Venus

Venus has Clouds of Concentrated Sulfuric Acid, but Life Could Still Survive

The surface of Venus is like a scene from Dante’s Inferno – “Abandon all hope, ye who enter here!” and so forth. The temperature is hot enough to melt lead, the air pressure is almost one hundred times that of Earth’s at sea level, and there are clouds of sulfuric acid rain to boot! But roughly 48 to 60 km (30 to 37.3 mi) above the surface, the temperatures are much cooler, and the air pressure is roughly equal to Earth’s at sea level. As such, scientists have speculated that life could exist above the cloud deck (possibly in the form of microbes) as it does on Earth.

Unfortunately, these clouds are not composed of water but of concentrated sulfuric acid, making the likelihood that life could survive among them doubtful. However, a new study led by scientists from the Massachusetts Institute of Technology (MIT) reveals that the basic building blocks of life (nucleic acid bases) are stable in concentrated sulfuric acid. These findings indicate that Venus’ atmosphere could support the complex chemistry needed for life to survive, which could have profound implications in the search for habitable planets and extraterrestrial life.

The study was led by Professor Sara Seager, an astrophysicist and planetary scientist with the MIT Department of Earth, Atmospheric, and Planetary Sciences (EAPS) and the MIT Department of Aeronautical and Astronautical Engineering (MIT AeroAstro); and Dr. Janusz J. Petkowski, an astrobiologist and EAPS MIT Research Affiliate. They were joined by researchers with Nanoplanet Consulting, Rufus Scientific Ltd., the Worcester Polytechnic Institute (WPI), and multiple universities. The paper that presents their findings was recently published in the Proceedings of the National Academy of Sciences.

The surface of Venus captured by a Soviet Venera probe. Credit: Russian Academy of Sciences/Ted Stryk

Before the Space Age and the first robotic missions began making flybys of Venus, astronomers entertained the notion that it might be similar to Earth. Its impenetrable cloud deck was believed to be evidence of persistent rain storms, and some even speculated that the planet was a lush tropical environment. By 1961 and 62, the Soviet Venera 1 and 2 and NASA Mariner 1 and 2 probes became the first missions to buzz the planet and examine its atmosphere. These revealed an incredibly dense, scorching hot, and isothermic atmosphere – meaning there is little variation in temperature between day and night and during the course of a year.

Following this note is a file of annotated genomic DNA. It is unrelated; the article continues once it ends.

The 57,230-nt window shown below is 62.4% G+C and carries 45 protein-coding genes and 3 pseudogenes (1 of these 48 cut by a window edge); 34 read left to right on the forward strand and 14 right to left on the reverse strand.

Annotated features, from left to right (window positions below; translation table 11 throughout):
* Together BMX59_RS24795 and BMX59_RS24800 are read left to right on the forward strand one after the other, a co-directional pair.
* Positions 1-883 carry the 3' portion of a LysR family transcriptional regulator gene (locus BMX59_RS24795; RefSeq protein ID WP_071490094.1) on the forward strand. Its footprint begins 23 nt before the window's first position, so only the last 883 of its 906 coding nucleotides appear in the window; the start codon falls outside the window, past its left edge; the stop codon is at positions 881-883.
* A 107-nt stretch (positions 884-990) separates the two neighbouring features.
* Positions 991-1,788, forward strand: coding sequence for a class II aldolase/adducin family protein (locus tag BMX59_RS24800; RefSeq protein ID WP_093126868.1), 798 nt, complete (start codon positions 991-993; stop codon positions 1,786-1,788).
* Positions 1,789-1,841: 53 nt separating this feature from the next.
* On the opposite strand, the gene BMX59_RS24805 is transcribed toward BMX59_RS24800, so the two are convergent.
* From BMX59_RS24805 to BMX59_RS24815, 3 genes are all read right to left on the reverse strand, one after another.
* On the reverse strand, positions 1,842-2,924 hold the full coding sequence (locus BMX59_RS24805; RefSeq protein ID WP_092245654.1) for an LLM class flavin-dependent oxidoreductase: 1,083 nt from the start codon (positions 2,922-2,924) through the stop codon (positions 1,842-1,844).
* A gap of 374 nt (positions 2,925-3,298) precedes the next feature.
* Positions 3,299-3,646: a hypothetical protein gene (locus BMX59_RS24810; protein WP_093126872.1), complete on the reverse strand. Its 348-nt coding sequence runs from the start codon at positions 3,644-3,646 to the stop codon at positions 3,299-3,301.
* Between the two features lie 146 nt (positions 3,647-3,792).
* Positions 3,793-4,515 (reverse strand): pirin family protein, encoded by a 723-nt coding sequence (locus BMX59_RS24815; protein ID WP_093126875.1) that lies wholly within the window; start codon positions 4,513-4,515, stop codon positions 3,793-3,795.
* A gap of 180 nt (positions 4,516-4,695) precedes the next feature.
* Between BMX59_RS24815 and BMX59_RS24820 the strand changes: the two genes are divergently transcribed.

As Dr. Petkowski told Universe Today via email, there are sulfuric acid clouds with very little water content. “Therefore, if there is life in the Venus clouds, and it still uses water as its solvent, it has to have adaptations that have no precedent here on Earth.” In a previous paper, Seager and her co-authors explored various characteristics of Venus’ clouds that would affect habitability, regardless of whether or not it was “Earth-like.” This included energy requirements (chemical and solar), radiation, the lack of available hydrogen, metals, acidity, and low water content.

As Petkowski explained, they concluded that the conditions in the Venusian clouds do not rule out life, although they do rule out Earth-like life:

“This is an important distinction, as opinions on the habitability and the possibility of life in the clouds of Venus vary widely, from calling the clouds ‘habitable’ to categorically stating that life cannot exist there. We decided to quantitatively review what we know about Venus and confront this knowledge with the basic principles of life, all of this to see if life on Venus is worth looking for by (e.g., astrobiology-focused missions), or whether life could be categorically ruled out.”

Spectral data from SOFIA overlain atop an image of Venus from NASA’s Mariner 10 spacecraft. Credit: Venus: NASA/JPL-Caltech; Spectra: Cordiner et al.